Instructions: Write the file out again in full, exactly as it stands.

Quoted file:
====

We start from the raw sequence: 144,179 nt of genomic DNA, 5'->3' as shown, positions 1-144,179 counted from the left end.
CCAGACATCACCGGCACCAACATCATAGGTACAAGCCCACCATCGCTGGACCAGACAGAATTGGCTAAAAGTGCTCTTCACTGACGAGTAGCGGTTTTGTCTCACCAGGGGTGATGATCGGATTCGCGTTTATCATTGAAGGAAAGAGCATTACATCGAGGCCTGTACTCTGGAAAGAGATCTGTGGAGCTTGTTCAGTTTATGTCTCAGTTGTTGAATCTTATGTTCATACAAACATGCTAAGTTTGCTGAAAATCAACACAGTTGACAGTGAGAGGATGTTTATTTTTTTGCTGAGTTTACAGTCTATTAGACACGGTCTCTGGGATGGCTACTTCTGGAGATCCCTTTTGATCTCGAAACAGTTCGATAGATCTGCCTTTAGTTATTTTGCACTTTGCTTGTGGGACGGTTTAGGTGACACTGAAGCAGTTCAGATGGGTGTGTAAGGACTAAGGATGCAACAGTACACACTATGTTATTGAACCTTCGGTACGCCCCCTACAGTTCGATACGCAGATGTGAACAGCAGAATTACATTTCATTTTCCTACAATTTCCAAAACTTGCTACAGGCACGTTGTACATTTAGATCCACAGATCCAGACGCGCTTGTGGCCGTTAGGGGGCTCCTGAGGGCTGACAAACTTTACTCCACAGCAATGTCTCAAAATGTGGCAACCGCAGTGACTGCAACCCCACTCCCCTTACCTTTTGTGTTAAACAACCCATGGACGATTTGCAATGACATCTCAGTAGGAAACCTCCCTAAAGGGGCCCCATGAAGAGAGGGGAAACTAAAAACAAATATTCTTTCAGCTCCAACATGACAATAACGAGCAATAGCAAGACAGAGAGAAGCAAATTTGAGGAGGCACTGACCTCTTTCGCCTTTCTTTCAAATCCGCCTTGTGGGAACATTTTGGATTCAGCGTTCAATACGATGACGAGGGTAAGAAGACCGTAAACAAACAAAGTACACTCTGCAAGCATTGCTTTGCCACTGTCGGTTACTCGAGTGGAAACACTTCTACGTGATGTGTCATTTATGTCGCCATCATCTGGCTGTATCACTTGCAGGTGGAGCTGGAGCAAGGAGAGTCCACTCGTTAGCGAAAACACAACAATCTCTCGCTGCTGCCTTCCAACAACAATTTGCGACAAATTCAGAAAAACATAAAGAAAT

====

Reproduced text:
We start from the raw sequence: 144,179 nt of genomic DNA, 5'->3' as shown, positions 1-144,179 counted from the left end.
CCAGACATCACCGGCACCAACATCATAGGTACAAGCCCACCATCGCTGGACCAGACAGAATTGGCTAAAAGTGCTCTTCACTGACGAGTAGCGGTTTTGTCTCACCAGGGGTGATGATCGGATTCGCGTTTATCATTGAAGGAAAGAGCATTACATCGAGGCCTGTACTCTGGAAAGAGATCTGTGGAGCTTGTTCAGTTTATGTCTCAGTTGTTGAATCTTATGTTCATACAAACATGCTAAGTTTGCTGAAAATCAACACAGTTGACAGTGAGAGGATGTTTATTTTTTTGCTGAGTTTACAGTCTATTAGACACGGTCTCTGGGATGGCTACTTCTGGAGATCCCTTTTGATCTCGAAACAGTTCGATAGATCTGCCTTTAGTTATTTTGCACTTTGCTTGTGGGACGGTTTAGGTGACACTGAAGCAGTTCAGATGGGTGTGTAAGGACTAAGGATGCAACAGTACACACTATGTTATTGAACCTTCGGTACGCCCCCTACAGTTCGATACGCAGATGTGAACAGCAGAATTACATTTCATTTTCCTACAATTTCCAAAACTTGCTACAGGCACGTTGTACATTTAGATCCACAGATCCAGACGCGCTTGTGGCCGTTAGGGGGCTCCTGAGGGCTGACAAACTTTACTCCACAGCAATGTCTCAAAATGTGGCAACCGCAGTGACTGCAACCCCACTCCCCTTACCTTTTGTGTTAAACAACCCATGGACGATTTGCAATGACATCTCAGTAGGAAACCTCCCTAAAGGGGCCCCATGAAGAGAGGGGAAACTAAAAACAAATATTCTTTCAGCTCCAACATGACAATAACGAGCAATAGCAAGACAGAGAGAAGCAAATTTGAGGAGGCACTGACCTCTTTCGCCTTTCTTTCAAATCCGCCTTGTGGGAACATTTTGGATTCAGCGTTCAATACGATGACGAGGGTAAGAAGACCGTAAACAAACAAAGTACACTCTGCAAGCATTGCTTTGCCACTGTCGGTTACTCGAGTGGAAACACTTCTACGTGATGTGTCATTTATGTCGCCATCATCTGGCTGTATCACTTGCAGGTGGAGCTGGAGCAAGGAGAGTCCACTCGTTAGCGAAAACACAACAATCTCTCGCTGCTGCCTTCCAACAACAATTTGCGACAAATTCAGAAAAACATAAAGAAAT